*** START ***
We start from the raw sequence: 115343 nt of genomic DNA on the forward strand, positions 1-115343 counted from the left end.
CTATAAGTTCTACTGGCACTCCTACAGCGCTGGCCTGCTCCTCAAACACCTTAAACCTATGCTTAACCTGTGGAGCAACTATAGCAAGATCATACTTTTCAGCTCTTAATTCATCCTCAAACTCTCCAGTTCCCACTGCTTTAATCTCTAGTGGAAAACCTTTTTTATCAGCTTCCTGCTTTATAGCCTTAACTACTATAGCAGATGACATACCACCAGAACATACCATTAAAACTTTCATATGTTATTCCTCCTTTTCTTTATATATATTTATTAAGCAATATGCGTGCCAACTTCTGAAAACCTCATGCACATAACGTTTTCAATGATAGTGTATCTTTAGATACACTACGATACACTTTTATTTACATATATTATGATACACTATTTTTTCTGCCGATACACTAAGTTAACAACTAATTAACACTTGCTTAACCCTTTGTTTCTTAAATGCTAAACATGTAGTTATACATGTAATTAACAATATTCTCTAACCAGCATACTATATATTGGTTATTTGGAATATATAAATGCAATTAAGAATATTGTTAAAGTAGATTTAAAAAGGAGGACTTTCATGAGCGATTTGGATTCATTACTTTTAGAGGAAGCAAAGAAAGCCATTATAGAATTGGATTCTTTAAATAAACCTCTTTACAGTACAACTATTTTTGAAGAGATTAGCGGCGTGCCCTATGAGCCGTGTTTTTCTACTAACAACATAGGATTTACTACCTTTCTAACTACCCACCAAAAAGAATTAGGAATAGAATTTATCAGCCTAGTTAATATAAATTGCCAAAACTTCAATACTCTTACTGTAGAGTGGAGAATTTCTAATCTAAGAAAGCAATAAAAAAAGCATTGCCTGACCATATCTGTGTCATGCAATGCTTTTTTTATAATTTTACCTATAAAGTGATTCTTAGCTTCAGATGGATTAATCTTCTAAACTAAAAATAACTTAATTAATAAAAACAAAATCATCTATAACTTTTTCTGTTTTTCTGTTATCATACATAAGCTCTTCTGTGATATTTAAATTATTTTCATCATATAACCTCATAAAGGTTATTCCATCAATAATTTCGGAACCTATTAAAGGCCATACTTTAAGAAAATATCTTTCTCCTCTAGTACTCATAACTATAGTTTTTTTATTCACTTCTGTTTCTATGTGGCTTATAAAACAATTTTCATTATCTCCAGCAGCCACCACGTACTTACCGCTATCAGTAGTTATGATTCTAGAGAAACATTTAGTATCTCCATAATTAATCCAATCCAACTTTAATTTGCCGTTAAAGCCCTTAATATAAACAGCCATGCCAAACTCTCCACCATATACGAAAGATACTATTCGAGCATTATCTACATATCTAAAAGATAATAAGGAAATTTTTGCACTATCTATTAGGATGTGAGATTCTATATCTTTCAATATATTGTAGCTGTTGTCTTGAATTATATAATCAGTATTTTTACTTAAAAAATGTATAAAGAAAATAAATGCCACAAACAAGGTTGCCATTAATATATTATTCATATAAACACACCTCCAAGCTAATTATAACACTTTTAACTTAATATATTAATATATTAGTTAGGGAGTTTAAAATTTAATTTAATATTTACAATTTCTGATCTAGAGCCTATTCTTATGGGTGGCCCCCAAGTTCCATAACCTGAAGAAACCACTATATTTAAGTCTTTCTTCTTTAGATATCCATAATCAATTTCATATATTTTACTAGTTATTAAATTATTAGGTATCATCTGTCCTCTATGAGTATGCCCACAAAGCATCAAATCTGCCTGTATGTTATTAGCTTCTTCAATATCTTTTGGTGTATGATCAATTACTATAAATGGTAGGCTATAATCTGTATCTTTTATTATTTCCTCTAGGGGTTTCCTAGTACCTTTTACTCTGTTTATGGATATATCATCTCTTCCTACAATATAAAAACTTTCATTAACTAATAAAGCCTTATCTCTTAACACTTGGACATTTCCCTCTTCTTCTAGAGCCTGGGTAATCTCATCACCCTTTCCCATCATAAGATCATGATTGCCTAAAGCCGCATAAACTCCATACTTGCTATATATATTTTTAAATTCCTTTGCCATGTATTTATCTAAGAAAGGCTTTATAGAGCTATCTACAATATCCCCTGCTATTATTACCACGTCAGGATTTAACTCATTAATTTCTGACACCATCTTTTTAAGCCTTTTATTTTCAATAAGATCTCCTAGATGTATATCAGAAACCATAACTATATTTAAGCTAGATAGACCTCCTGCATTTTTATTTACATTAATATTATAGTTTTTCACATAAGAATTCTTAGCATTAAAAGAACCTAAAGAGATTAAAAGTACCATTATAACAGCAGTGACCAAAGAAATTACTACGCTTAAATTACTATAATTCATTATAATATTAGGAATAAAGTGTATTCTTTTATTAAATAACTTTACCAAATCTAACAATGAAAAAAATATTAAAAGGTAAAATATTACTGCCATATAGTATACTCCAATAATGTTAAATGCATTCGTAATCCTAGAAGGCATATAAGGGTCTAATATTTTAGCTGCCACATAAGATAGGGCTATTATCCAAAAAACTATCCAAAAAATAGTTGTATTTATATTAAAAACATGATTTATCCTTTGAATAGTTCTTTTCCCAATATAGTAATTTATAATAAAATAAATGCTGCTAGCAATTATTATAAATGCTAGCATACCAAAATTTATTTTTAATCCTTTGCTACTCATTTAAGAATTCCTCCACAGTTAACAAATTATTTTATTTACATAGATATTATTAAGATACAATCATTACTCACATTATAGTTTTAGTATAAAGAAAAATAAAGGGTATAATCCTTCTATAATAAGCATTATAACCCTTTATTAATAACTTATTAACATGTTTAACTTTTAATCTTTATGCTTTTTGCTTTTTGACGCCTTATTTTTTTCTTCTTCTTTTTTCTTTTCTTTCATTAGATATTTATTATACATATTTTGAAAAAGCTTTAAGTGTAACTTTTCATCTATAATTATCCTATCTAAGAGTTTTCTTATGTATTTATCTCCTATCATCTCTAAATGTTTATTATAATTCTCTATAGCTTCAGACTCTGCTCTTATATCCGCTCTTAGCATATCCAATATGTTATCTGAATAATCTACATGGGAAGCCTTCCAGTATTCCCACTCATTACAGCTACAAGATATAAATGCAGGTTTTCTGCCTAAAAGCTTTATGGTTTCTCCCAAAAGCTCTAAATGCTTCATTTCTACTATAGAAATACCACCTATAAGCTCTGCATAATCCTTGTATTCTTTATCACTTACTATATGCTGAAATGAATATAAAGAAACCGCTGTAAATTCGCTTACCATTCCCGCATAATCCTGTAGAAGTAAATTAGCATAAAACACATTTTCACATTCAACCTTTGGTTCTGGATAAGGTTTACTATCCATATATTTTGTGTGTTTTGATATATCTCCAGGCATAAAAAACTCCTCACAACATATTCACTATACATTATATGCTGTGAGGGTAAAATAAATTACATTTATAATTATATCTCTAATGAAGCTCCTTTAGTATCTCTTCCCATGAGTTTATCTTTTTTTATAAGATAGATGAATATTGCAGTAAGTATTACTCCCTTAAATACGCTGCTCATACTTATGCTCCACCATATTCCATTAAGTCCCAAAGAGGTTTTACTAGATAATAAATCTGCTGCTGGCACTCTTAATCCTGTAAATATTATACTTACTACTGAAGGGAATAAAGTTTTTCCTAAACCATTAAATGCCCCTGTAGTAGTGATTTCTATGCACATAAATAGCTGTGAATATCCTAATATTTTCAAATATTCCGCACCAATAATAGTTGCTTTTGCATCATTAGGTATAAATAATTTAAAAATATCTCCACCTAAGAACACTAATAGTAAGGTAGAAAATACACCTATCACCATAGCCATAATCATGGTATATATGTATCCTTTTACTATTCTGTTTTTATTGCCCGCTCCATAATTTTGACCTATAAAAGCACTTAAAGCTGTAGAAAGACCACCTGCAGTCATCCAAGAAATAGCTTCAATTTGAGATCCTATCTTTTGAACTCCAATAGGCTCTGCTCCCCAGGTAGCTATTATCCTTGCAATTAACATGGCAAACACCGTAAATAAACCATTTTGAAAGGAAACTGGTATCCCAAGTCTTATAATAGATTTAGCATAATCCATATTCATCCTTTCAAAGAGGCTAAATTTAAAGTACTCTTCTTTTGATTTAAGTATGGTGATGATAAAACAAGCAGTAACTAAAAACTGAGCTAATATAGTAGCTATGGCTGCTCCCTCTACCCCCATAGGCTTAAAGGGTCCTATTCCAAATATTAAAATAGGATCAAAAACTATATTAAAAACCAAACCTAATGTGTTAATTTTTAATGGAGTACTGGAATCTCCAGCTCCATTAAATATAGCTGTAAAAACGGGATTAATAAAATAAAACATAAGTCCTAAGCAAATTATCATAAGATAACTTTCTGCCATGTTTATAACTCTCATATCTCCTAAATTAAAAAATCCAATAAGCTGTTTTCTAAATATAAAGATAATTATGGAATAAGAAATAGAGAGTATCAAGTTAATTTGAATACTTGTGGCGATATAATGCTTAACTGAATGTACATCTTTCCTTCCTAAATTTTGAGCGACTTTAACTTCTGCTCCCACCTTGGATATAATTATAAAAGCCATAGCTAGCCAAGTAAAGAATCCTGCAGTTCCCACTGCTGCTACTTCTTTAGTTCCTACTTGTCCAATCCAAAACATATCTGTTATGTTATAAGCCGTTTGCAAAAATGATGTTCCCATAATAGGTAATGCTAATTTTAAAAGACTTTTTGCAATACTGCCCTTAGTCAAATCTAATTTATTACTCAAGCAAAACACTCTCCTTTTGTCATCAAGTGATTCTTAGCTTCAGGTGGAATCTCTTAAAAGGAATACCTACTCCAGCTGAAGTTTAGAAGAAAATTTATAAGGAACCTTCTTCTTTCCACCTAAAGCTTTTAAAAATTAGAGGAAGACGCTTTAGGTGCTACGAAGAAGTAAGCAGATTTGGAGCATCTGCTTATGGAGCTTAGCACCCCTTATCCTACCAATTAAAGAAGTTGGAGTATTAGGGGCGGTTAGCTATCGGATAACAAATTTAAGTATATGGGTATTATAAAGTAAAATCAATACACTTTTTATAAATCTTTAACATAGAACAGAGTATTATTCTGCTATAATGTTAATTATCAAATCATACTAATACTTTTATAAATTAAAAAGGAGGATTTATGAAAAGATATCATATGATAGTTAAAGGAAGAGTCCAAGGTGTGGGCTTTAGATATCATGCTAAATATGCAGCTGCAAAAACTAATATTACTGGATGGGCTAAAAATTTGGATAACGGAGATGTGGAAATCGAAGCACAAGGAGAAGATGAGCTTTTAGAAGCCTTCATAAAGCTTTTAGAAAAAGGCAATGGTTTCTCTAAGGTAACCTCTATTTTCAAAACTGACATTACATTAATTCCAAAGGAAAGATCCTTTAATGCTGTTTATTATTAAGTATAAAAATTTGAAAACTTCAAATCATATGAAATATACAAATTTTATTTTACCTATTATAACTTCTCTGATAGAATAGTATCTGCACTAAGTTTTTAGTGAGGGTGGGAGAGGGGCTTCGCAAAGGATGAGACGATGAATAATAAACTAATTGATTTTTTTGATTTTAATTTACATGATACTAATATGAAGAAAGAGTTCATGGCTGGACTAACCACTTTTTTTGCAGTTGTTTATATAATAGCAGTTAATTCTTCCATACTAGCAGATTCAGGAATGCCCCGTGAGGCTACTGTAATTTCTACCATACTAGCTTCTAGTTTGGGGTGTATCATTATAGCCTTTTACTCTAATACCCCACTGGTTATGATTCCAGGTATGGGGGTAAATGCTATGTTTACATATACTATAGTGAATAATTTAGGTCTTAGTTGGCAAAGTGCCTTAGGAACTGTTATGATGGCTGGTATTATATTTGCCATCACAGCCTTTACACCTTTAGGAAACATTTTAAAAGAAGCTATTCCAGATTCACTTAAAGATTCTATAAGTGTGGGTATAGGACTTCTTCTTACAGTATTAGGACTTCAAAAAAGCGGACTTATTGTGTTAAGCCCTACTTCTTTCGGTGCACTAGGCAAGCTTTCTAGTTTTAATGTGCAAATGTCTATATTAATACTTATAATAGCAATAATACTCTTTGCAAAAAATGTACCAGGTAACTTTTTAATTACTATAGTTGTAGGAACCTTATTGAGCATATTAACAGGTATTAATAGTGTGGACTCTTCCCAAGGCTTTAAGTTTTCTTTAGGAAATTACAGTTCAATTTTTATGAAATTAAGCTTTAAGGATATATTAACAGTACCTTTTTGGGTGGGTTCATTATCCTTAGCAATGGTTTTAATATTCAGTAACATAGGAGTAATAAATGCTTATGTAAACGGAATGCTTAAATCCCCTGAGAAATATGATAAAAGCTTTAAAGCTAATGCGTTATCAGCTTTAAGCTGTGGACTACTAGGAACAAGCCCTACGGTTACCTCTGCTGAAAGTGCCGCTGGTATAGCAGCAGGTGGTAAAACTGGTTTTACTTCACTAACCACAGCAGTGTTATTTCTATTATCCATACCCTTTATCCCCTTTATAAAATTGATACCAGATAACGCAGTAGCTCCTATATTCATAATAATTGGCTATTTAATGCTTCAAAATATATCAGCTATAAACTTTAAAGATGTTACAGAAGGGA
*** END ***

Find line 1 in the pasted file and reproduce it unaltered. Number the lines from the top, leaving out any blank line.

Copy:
We start from the raw sequence: 115343 nt of genomic DNA on the forward strand, positions 1-115343 counted from the left end.